It having become evident with the end of the war and the difficulties in obtaining materials that commercial operations would not be possible for a long time, the plaintiff and the defendant, sometime between October, 1945, and March, 1946, agreed that the building be sold; but before anything was done the plaintiff left to take a position in Los Angeles where he remained. All relevant communication between the parties after March, 1945, was by letter.
The property was placed for sale in the hands of an agent (Taylor and Son, realtors) who obtained a purchaser for the property at $ 7,000. A deed was prepared and executed by both the plaintiff and the defendant and settlement was made, through the agent (Taylor), on October 17, 1946. Part of the proceeds were used to satisfy the bond and mortgage and to pay costs incidental to the sale leaving a balance above said expenses of $ 4,567.45. Three checks totaling this amount were delivered to the defendant.
At this point the present difficulty began to develop. It did not, however, arise from any question as to the proceeds of the sale. Both parties were, and still are, in agreement that the understanding was that the whole amount belongs to the plaintiff.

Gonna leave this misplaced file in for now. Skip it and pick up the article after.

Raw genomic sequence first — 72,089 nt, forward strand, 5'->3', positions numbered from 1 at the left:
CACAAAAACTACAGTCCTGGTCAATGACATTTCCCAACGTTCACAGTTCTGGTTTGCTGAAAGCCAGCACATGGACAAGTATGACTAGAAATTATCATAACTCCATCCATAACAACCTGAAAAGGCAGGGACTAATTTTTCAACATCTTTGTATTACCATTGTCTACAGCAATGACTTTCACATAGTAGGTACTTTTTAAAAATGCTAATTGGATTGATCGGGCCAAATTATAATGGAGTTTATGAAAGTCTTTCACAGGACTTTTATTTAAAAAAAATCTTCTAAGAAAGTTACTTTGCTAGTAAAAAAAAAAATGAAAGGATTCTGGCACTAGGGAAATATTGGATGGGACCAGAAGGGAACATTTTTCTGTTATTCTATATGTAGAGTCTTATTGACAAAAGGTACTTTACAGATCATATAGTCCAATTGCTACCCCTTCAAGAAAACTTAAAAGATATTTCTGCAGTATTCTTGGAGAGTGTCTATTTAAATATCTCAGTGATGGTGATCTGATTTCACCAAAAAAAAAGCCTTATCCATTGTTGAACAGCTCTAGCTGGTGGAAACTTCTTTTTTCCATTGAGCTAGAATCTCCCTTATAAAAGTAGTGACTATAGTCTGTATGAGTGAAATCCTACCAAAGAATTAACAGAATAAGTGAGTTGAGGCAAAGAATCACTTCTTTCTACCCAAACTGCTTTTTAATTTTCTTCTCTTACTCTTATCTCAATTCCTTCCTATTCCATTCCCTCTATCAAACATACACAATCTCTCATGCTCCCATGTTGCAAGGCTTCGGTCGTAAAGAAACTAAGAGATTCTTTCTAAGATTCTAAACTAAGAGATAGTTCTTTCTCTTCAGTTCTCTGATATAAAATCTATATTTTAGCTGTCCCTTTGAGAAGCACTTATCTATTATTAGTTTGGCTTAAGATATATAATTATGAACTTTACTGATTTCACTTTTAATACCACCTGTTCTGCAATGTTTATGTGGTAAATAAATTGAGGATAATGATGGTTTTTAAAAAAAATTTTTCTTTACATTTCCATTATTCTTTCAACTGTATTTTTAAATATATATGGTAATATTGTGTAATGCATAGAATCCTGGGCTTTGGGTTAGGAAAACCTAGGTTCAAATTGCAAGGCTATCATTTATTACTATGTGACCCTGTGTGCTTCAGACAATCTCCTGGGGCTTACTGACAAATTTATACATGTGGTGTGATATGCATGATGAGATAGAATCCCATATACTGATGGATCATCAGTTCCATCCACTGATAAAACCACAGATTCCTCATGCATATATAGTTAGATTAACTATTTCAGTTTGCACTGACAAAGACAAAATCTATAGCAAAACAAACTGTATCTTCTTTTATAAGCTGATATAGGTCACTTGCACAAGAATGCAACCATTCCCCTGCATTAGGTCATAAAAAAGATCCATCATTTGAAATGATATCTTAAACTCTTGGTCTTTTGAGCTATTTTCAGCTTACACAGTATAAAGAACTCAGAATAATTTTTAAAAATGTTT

The disagreement has to do entirely with the ownership of the patent; and the way in which it has given rise to this lawsuit is that the defendant has refused to indorse the checks or deposit them to the plaintiff's account unless and until the plaintiff gives him a written renunciation of all interest in the patent. His position is that the sale of the property was only half of the agreement dissolving the partnership, the other half being his retention of the patent as his exclusive property. His testimony on the point was: 'That was the way I thought to wash up the partnership; he to go his way, and I to go mine.
'Q. In other words, he was to take back what he put up, and you were to take back what you put up? A. That is right, leaving me free to promote the patent at some future date.'
The plaintiff's position is that the sale of the building was an entirely separate transaction intended to reimburse him for the money which he had put into that specific property, of which the defendant had been obligated to contribute one half, and that it was not intended to affect any other rights or liabilities of the partners. He says that he was and still is a half owner of the patent by virtue of the original partnership agreement.
It does not seem necessary in this proceeding to determine the ownership of the patent. Obviously, if the plaintiff is right about it, the defendant cannot withhold the checks, which he concedes belong to the plaintiff, in order to force the plaintiff to surrender his interest in the patent. If the defendant is right, he does not need a renunciation or release from the plaintiff and by analogy to rules governing tender. See Hepburn & Dundas ...